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Legal Fictions: Literature and Law in Grisel y Mirabella
By Helen Cathleen Tarp (Idaho State University)
eHumanista: Journal of Iberian Studies vol.7 (2006)
Romance, fantastic tales recounting the magical adventures and sometimes fatal loves of an idealized aristocracy, was, as Scordilis Brownlee affirms, “one of the most protean and long-lived [genres] in Western European Literature” (viii). Despite its popularity, or perhaps because of its universal appeal, romance has traditionally been disparaged, condemned as at best frivolous and at worst pernicious by “contemporary guardians of taste and learning” (Frye 23). Modern critics have a different perception of romance. Northrop Frye considers it to be “the structural core of all fiction” (15). Joseph Gwara & Michael Gerli recognize it as “a touchstone for understanding the development of European imaginative prose” (xiii) and Alan Deyermond has discussed the symbiotic relationship between Peninsular romance and the society that produced it: “The effect of the genre on life was even stronger than its literary influence” (239).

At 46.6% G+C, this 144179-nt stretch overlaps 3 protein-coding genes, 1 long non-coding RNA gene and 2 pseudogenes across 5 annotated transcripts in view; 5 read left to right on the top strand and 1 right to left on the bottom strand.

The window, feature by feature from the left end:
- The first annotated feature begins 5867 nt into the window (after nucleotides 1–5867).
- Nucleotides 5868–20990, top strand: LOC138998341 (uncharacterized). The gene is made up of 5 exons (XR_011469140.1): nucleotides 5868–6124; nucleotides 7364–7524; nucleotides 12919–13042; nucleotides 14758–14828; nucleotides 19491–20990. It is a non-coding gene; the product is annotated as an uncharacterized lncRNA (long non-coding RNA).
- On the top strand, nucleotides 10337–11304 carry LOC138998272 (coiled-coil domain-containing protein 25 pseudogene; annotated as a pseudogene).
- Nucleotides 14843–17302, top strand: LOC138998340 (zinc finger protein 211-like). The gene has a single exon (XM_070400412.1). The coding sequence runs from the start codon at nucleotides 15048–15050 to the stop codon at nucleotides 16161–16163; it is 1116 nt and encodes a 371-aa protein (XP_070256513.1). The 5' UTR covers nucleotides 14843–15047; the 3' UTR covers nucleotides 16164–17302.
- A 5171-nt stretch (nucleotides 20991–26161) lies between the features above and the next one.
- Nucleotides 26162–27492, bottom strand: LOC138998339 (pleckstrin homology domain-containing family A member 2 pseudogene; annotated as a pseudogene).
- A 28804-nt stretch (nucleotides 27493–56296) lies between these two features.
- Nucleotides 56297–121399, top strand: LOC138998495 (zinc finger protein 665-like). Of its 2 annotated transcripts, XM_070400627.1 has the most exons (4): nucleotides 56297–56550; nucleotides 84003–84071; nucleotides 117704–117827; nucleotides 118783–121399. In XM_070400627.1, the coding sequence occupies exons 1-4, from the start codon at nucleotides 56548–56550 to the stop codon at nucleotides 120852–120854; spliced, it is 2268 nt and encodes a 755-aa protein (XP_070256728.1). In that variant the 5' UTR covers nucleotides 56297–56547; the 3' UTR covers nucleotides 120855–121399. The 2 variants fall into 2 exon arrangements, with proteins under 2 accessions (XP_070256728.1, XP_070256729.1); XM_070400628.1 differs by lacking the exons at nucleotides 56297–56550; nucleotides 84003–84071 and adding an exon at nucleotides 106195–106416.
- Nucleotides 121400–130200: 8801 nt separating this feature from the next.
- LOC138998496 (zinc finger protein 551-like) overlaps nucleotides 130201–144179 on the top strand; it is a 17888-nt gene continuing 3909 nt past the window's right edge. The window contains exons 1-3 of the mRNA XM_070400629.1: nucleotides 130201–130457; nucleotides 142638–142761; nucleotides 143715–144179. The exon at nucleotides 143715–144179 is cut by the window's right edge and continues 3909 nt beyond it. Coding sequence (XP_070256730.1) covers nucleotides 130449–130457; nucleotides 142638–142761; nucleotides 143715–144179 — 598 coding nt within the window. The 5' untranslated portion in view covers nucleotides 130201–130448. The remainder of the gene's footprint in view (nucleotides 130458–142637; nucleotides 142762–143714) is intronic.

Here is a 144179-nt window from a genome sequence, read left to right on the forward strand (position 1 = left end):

An intimate relationship between romance and life –and their mutually evocative influences– is especially evident in the parallel development of literary and legal narratives in the Middle Ages. Referring to Grimalte Y Gradissa , Joseph E. Gillet was the first to credit Juan de Flores with creating a relationship between text and reader in his romances, where “fiction overflows its frame into the reality outside” and reality “may suddenly emerge from fiction” (180). Flores’ works, in fact, personify the truly symbiotic relationship between literature and life in the Middle Ages. To the medieval mind, the frontiers between ‘legal’ and ‘literary’ matters were more fluid than we perceive them to be today. Medieval scholars and writers of romance, were clearly conscious of the “reciprocity of influence” between law and literature (Balsamo xiii).